If months had personalities, February would be the one with the lowest self-esteem. Not only is it the shortest month, it’s also — according to a Gallup poll — the least favorite of Americans. And it contains several quaint or quirky observances, beginning with Groundhog Day, Feb. 2.
Thanks to Weekly Reader and other elementary school publications, even we Hawaii kids learned about Punxsutawney Phil and his prognostication powers. I never questioned the origin of the custom; I just assumed it was one of nature’s wonders. It wasn’t until I grew older and met Mainlanders that I realized Groundhog Day wasn’t based on scientific fact. But even born-and-raised Michiganders like my first husband had no idea how they came to rely upon oversized rodents to predict the arrival of spring.
This year, prompted by a magazine article, which proposed retiring the obsolete ritual, I sought out the Punxsutawney Groundhog Club, established in 1887, a year after Groundhog Day was first mentioned in the local newspaper. According to the club’s website, the legend began with the early Christian celebration of Candlemas Day on Feb. 2, when Christians would take their candles to church to have them blessed, thus bringing blessings upon their households for the remainder of winter. Encyclopedia Britannica dates this custom back to the fourth century. Over time, the day became associated with the length of winter itself, as in the old English song below:
If Candlemas be fair and bright,
Come, Winter, have another flight;
If Candlemas brings clouds and rain,
Go Winter, and come not again.
The tradition spread through Europe and, for some reason, Germany added a hibernating animal to the mix. When German settlers arrived in America, they brought with them the belief that if a hedgehog saw its shadow on Candlemas Day, the cold of winter would extend for six more weeks. Finding no hedgehogs in the United States, the Germans chose the groundhog as their four-legged forecaster.
Since 1867, Punxsutawney Phil has emerged (or been pulled out) from his burrow every Groundhog Day, drawing thousands of visitors to his hometown. For those unable to make the trek, the Pennsylvania tourism website (visitpa.com) livestreams the proceedings each year.
At the other end of the month, and only every four years, is Leap Day, Feb. 29. We boomers remember it as Sadie Hawkins Day, an occasion when women were “allowed” to propose marriage to the bachelor of their choice. Sadie Hawkins was created in 1937 by Al Capp in his comic strip, “Lil’ Abner,” but the turning of tables on Leap Day is actually an old Irish tradition.
When introduced in the funny pages, Sadie was a 35-year-old spinster whose father, desperate to marry her off, organized a foot race for local bachelors. Whoever Sadie caught would become her husband. It might be hard for this generation to grasp, but the comic strip was so popular, it quickly became a real-life occasion. Sadie Hawkins dances, where young women were encouraged to take the initiative, became regular occurrences at high schools and colleges across the nation.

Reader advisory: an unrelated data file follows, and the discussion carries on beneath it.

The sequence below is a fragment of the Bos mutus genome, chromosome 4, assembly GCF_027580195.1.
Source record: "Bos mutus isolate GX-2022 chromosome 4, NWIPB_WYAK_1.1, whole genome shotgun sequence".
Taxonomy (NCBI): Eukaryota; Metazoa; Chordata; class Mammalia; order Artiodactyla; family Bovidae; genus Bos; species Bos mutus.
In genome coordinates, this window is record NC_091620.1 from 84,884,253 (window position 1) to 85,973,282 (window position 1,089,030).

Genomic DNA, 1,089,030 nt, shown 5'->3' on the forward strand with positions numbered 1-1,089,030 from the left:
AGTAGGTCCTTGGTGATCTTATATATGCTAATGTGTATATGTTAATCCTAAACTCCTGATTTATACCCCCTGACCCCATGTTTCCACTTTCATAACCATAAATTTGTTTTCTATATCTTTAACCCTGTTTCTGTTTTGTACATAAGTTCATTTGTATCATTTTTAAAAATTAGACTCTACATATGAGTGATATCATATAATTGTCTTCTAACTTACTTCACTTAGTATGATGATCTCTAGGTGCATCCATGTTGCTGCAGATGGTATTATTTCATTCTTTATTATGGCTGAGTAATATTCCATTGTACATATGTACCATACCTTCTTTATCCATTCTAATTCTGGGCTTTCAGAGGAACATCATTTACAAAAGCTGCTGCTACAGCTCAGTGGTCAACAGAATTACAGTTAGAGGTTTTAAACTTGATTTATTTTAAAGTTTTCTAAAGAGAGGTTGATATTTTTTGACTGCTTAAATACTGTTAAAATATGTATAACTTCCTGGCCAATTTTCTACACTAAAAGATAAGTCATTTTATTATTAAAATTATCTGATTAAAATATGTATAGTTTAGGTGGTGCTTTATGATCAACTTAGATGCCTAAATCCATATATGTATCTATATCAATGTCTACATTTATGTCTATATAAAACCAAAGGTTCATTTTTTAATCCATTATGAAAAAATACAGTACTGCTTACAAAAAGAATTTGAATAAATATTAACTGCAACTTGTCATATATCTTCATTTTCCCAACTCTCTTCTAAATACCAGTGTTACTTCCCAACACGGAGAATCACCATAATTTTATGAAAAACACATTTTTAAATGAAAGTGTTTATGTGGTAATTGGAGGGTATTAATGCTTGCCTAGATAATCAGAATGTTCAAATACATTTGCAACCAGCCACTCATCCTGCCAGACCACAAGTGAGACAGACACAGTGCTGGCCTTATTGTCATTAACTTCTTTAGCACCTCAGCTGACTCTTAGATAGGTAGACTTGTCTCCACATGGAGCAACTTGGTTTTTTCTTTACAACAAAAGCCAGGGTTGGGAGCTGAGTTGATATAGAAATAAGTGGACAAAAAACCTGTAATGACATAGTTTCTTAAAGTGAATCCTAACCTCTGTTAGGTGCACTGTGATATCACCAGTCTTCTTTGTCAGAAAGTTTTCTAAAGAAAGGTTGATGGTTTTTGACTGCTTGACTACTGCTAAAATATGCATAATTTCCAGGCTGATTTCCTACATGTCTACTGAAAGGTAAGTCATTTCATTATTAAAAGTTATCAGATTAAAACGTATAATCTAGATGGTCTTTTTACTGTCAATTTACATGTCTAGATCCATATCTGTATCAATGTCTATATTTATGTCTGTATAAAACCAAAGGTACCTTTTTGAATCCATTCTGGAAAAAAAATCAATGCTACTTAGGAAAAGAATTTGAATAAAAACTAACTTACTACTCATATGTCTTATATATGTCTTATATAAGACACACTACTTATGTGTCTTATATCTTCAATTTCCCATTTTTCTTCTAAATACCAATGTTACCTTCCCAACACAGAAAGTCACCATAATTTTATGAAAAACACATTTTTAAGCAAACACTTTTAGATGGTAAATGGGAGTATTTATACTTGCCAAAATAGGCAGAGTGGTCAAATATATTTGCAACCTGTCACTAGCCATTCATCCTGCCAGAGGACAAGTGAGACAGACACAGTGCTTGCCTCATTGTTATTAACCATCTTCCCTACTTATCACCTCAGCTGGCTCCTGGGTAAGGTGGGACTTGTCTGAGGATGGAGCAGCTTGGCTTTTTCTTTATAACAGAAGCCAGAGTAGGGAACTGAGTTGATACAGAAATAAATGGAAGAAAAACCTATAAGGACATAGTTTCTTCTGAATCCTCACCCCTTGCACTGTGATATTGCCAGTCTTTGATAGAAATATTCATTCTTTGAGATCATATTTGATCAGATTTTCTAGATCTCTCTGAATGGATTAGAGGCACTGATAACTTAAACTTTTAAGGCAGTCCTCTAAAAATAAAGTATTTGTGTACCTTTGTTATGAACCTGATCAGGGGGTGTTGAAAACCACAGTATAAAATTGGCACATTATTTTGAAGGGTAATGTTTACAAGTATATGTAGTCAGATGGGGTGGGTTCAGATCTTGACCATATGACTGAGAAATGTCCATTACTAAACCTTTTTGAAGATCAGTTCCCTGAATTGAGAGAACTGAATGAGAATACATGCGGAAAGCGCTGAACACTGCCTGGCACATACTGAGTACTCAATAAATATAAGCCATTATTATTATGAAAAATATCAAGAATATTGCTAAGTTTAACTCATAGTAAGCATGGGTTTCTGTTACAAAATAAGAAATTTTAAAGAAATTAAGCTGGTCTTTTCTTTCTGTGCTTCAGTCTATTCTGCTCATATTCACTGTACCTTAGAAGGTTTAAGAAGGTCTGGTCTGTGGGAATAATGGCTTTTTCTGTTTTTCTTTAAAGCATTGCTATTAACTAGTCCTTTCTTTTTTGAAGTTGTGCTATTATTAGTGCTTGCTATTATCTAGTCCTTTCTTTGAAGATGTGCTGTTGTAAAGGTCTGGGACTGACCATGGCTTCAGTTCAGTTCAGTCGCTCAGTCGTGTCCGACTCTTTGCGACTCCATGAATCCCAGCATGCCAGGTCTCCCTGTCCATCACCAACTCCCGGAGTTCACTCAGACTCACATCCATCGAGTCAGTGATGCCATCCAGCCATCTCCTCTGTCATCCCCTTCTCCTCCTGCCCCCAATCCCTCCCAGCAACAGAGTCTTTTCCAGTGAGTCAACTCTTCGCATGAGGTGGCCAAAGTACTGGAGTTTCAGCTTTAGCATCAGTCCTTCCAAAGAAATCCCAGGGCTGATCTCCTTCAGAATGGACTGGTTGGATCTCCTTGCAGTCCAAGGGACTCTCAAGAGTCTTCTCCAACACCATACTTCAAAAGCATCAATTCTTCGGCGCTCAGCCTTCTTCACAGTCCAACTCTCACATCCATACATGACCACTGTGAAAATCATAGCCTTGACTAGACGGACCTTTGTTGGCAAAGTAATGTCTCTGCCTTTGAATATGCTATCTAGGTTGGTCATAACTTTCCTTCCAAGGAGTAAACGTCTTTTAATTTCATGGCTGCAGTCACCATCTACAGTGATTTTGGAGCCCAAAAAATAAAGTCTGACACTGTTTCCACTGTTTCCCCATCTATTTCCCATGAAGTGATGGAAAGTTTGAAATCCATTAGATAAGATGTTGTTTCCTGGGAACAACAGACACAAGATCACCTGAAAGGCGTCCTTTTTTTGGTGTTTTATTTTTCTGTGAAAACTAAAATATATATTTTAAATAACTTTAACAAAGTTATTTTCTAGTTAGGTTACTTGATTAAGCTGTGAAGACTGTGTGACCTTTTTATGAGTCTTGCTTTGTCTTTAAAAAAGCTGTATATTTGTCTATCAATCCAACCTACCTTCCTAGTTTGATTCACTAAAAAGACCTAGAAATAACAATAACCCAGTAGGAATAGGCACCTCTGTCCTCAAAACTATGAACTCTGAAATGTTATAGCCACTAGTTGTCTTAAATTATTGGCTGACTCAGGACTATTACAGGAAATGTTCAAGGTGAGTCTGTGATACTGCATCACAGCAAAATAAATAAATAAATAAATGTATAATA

Sadie Hawkins Day is, amazingly, still observed in some circles, but in November, because that’s when the original comic strip was published. Proponents call it a day of empowerment, but most “woke” women denounce it as a hopelessly outdated notion. That is, if they’ve even heard of it.
There is one February holiday, no longer widely observed, that actually spawned something bigger and better. Feb. 12 is celebrated as Lincoln’s Birthday in only a few states, as most of the country combined the birthdays of Abraham Lincoln and George Washington into the Presidents Day observance. But Lincoln’s birthday is the reason for February being designated Black History Month.
Dr. Carter B. Woodson, known as the Father of Black History Month, was born in 1875 to a pair of former slaves. In 1926, he proposed and established an annual observance of “Negro History Week” in February, because both Lincoln and abolitionist Frederick Douglass were born in mid-February. By the 1960s, the week had evolved into a monthlong celebration, and in 1976, President Gerald Ford proclaimed the first national observance of Black History Month, also called African-American History Month. A side note: the NAACP was founded on Feb. 12, 1909, exactly 100 years after Lincoln’s birth.
So, if months had personalities, February would have good reason to hold its head high, after all. Regardless of groundhogs and spinsters.
* Kathy Collins is a radio personality (The Buzz 107.5 FM), storyteller, actress, emcee and freelance writer whose “Sharing Mana’o” column appears every Wednesday. Her email address is firstname.lastname@example.org.